Garrett

By the time you read this, my birthday has passed. I enjoyed celebrating it and believe everyone should celebrate their own. We must celebrate each year we’re given, right? 

While each year is another, blessing, gift, treat, treasure, whatever you want to call it, with age comes more responsibility. More fear of the unknown. The choices we make as adults can have heavy consequences. My thirties has made me more aware of just how precious life is and how it can change in the flick of the wrist, the flip of a switch, or snap of the fingers. 

This past Sunday at Faith Presbyterian, Pastor Tim spoke about the concept of fear. He mentioned the phrase “do not be afraid” is in the Bible 365 times. Our creator knows our hearts. He knows we need reminders to snap out of the tunnel vision sometimes.

Fear is inevitable. We all have it. We all need it. Our ancestors used it to survive. While we may not need fear to survive as much, it’s still there. I’m afraid if I eat too many sweets, I could gain health problems. Therefore, I might try a better diet. I’m afraid if I ride a motorcycle without a helmet, I could get hurt. Therefore, I’ll buy a helmet and wear it every time I ride.

I recently read an article on psychologytoday.com, titled “Why We Need A Little Fear.” The writer, Kelly McGonigal, Ph.D. writes about an interesting case study where a woman continued to have life threatening seizures, which led the doctors to complete a temporal lobectomy. She continued to have seizures, but because they’d removed her left amygdala, she lost control of her inhibitions when it came to food and sex. Despite lessening the threat of her seizures, her behavior during those times made it to where she couldn’t properly function in society.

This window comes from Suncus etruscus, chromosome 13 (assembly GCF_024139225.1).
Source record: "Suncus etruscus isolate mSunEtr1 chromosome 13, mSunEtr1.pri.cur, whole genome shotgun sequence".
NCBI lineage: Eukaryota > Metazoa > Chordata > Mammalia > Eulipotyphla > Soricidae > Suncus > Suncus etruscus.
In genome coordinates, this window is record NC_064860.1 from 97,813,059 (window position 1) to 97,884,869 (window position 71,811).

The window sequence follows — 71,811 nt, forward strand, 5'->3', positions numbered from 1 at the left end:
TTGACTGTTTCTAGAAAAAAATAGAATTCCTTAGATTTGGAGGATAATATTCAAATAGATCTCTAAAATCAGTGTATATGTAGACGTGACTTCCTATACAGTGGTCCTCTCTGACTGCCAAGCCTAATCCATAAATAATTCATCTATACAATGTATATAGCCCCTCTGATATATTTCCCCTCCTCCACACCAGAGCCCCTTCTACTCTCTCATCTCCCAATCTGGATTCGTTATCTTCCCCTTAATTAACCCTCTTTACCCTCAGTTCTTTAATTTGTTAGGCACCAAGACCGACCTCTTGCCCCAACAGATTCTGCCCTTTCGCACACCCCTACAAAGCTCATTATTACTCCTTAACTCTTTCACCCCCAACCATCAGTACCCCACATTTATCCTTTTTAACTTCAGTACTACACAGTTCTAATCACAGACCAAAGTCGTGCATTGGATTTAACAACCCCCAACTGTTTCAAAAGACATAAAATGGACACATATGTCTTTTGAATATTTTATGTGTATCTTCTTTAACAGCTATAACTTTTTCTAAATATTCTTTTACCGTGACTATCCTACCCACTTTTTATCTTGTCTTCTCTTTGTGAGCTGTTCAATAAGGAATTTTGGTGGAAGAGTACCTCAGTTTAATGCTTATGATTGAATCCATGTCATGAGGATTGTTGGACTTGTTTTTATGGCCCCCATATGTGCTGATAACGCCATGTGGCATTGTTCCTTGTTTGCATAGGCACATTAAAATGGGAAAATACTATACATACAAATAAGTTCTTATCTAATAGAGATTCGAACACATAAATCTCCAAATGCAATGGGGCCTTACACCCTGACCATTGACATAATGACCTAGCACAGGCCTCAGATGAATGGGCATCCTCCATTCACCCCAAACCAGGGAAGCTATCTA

McGonigal concludes that “we need our instincts to let us know when something is just wrong — an immediate emotional evaluation that is even more powerful than complex reasoning and logic.”

Fear has its purpose. It helps us not only survive, but function. Though it can turn into a glass box, trapping us, even making us afraid to escape for fear the glass could cut, gratefulness for the divine inspiration and protection is key.

My fears usually deal with health and safety. And while I sometimes want to rid myself of these fears, I realize they serve a purpose. Though my brain is a little sensitive, it’s trying to take care of me, send me heavenly reminders to take care of myself. 

A lot of the time my fears are simply dramatic, but that’s why I turn to those daily reminders. Those “do not be afraid” verses, whether straight out of scripture or part of something else. God can speak to us in different ways. I’m always trying to listen.

Justa Lanie Garrett is a lifelong resident of Baytown.

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